Saturday 23 September 2017

Colm O'Rourke: Biggest danger to GAA is that which comes from within

Loyal footsoldiers in the GAA are openly questioning the direction and policies being adopted. Photo: Sportsfile
Loyal footsoldiers in the GAA are openly questioning the direction and policies being adopted. Photo: Sportsfile
Colm O'Rourke

Colm O'Rourke

The reaction to my comments on television last Monday about the drift of the GAA towards unfettered capitalism and elitism has been quite surprising, mainly because it was not something new. In fact, I was merely expanding on several points I have been raising on a consistent basis for some time.

Maybe it's that the uncompetitive championship so far has got people thinking, or maybe the penny has finally dropped that most of the great army of loyal footsoldiers in the GAA are openly questioning the direction and policies being adopted on their behalf.

The three main planks of my argument are based around the Sky deal, the GPA and the Super 8.

The Sky deal is a running sore and really grates with most people. To their eternal discredit, the voices of dissent were not raised at Congress. I have yet to meet a GAA official who is happy with it. Yet they act cowardly when in session with all the powerful men who run the GAA at the highest level. Many of these people are GAA lifers, they want to be on important committees in Croke Park. They don't rock the boat. Many others on the inside, who have positions of influence, want to run for president and they are not going to get that by openly questioning policy.

It's true some have been radical in approach and achieved a great deal, or at least started the train moving. Among them were Peter Quinn, Seán Kelly and Joe McDonagh. These are men who did not see the top job as an end in itself, but as an opportunity to do something about their vision.

If last Saturday's two quarter-finals were on free-to-air television, the viewing figures would have been something over half a million, especially with Dublin involved. On Sky they were a tiny fraction of that.

I was talking to a publican last week who was delighted the games were on Sky. His pub was packed. I was also talking to an old man who was in the pub. He was disgusted. He wanted to watch the two matches but he does not have Sky so had to go to the pub. By the end of the second match he said it was a fairly messy scene with too much drink on board for some while young kids wandered around. The atmosphere was noisy so he left and went home. The irony of the GAA forcing supporters into pubs to watch matches and having a clear stance on alcohol should not be lost on anyone.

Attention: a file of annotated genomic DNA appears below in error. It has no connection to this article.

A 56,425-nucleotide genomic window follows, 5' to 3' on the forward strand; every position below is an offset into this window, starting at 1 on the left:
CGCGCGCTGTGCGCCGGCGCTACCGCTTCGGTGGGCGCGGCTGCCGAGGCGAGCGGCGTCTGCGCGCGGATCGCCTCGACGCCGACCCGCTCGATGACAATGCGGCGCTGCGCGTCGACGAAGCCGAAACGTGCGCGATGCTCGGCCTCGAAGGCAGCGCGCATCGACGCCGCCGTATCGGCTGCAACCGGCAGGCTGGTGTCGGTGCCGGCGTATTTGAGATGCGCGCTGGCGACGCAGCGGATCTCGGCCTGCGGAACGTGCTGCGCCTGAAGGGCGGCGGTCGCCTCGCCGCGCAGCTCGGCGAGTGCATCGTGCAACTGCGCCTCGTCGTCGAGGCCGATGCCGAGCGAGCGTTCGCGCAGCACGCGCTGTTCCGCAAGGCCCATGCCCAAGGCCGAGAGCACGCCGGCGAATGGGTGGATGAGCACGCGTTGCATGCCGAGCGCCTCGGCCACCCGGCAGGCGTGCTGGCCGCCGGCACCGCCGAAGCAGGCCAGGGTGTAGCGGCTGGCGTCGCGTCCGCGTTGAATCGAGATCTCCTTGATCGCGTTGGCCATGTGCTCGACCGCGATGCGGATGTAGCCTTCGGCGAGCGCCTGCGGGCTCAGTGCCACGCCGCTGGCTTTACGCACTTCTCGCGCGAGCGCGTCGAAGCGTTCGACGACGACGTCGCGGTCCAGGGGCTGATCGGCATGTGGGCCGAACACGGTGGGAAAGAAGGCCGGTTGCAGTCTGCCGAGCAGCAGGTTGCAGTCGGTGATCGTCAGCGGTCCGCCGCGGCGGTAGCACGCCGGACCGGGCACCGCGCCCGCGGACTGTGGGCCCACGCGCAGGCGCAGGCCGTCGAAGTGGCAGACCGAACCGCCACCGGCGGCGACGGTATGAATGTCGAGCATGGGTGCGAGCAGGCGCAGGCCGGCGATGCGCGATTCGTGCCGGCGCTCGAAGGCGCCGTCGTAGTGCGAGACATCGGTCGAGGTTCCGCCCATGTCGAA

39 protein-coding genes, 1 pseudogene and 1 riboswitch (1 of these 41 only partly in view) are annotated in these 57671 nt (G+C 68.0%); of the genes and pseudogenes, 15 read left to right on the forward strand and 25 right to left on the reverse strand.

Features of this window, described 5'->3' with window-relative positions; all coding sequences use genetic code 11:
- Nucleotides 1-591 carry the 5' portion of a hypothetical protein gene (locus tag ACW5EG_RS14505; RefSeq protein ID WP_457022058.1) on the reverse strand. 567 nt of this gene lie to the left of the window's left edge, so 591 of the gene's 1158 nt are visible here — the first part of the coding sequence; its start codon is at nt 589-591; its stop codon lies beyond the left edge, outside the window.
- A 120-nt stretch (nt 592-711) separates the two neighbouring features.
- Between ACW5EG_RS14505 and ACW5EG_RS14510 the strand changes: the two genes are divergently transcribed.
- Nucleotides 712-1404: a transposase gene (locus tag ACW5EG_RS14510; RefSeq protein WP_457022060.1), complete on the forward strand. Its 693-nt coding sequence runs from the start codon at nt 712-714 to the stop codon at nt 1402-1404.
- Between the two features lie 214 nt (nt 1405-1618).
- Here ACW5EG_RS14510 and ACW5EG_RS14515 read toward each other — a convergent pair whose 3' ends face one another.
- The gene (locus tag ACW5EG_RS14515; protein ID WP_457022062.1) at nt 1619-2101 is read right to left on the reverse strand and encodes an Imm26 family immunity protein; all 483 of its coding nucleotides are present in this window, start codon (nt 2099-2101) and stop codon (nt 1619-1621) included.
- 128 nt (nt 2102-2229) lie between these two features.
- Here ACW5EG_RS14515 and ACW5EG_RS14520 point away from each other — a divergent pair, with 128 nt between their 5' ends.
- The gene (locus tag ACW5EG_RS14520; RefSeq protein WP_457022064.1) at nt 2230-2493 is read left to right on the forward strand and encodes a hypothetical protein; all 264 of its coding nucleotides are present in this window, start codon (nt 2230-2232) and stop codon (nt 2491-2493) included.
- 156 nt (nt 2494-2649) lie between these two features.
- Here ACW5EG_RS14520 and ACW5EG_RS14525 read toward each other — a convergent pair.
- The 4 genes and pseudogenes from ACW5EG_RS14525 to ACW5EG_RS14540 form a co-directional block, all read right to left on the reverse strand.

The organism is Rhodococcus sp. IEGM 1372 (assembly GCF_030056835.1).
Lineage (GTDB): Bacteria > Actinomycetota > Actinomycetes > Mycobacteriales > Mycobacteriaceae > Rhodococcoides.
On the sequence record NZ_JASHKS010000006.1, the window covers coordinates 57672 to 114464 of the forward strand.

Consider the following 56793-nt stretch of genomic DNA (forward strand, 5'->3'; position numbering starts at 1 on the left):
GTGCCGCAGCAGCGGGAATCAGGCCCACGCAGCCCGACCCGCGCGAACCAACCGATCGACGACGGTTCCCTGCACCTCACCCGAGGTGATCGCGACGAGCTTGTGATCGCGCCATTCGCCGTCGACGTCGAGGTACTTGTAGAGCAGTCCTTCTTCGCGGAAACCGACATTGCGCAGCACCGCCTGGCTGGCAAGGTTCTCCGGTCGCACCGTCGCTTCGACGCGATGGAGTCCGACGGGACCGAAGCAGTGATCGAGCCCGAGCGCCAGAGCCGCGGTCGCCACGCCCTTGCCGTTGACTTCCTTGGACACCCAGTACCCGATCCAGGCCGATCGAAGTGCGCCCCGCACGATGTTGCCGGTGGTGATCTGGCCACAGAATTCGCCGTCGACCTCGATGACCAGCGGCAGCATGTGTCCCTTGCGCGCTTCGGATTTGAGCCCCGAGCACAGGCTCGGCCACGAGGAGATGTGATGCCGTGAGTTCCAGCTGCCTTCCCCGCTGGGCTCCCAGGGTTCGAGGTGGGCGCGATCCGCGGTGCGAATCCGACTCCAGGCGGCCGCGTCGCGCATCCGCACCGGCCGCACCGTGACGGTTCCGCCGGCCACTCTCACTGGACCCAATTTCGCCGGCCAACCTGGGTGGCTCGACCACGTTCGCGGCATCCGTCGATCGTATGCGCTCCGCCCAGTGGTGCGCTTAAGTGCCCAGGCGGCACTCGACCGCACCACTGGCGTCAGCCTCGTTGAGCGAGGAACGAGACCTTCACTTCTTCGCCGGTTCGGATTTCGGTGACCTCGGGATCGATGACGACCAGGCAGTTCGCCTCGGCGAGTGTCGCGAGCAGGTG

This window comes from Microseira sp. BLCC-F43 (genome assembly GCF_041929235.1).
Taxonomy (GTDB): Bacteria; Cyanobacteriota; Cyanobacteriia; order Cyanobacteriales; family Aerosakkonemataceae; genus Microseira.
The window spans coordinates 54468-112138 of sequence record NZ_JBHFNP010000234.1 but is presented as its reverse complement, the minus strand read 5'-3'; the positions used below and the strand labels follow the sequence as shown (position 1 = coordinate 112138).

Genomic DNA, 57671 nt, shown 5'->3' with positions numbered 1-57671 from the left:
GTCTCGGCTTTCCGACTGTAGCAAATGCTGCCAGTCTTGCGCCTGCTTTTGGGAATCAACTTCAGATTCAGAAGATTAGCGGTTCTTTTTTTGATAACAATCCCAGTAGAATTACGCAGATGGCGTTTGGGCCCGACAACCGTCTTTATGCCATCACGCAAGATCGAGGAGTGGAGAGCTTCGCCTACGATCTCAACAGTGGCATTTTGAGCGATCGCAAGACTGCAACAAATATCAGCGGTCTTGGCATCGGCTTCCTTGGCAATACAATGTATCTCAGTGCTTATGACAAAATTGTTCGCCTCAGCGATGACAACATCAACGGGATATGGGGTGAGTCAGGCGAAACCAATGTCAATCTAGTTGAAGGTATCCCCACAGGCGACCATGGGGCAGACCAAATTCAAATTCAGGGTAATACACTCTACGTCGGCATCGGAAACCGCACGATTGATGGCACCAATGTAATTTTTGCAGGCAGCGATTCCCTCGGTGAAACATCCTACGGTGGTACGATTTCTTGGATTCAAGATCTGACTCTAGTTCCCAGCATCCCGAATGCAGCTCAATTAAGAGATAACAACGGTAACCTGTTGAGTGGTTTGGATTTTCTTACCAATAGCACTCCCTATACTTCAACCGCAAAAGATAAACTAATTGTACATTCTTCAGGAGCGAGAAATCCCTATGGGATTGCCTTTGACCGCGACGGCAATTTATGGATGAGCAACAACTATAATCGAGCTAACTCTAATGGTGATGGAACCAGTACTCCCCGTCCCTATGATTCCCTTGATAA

This is not the Premier League, this is the GAA. We should be different. Adding to the Rupert Murdoch fortune is not our role. Of course the official line is that there should be competition in the market and the deal was not about money. This only makes it worse. A lot of good GAA people could live with the Sky deal if it pumped large amounts of cash into clubs all over the country. It isn't and it won't. It amounts to selling our soul for loose change. Our esteemed president has often said that not all our games should be free on TV. That is fair enough, but not showing them at all would be better than charging for them. In time this deal will be seen for what it is: a sell-out. It is not in the same league as NAMA, who have sold every bit of decent property in this country to foreigners.

Many have poked fun at my assertion that the GAA is a socialist movement. There is no incompatibility with this argument in a capitalist society. Socialism has a bad name but it amounts to the people owning the organisation, having it under democratic control and where the element of fairness applies to all. Does the Super 8 or the elitism of the GPA stand up to such scrutiny? Hardly.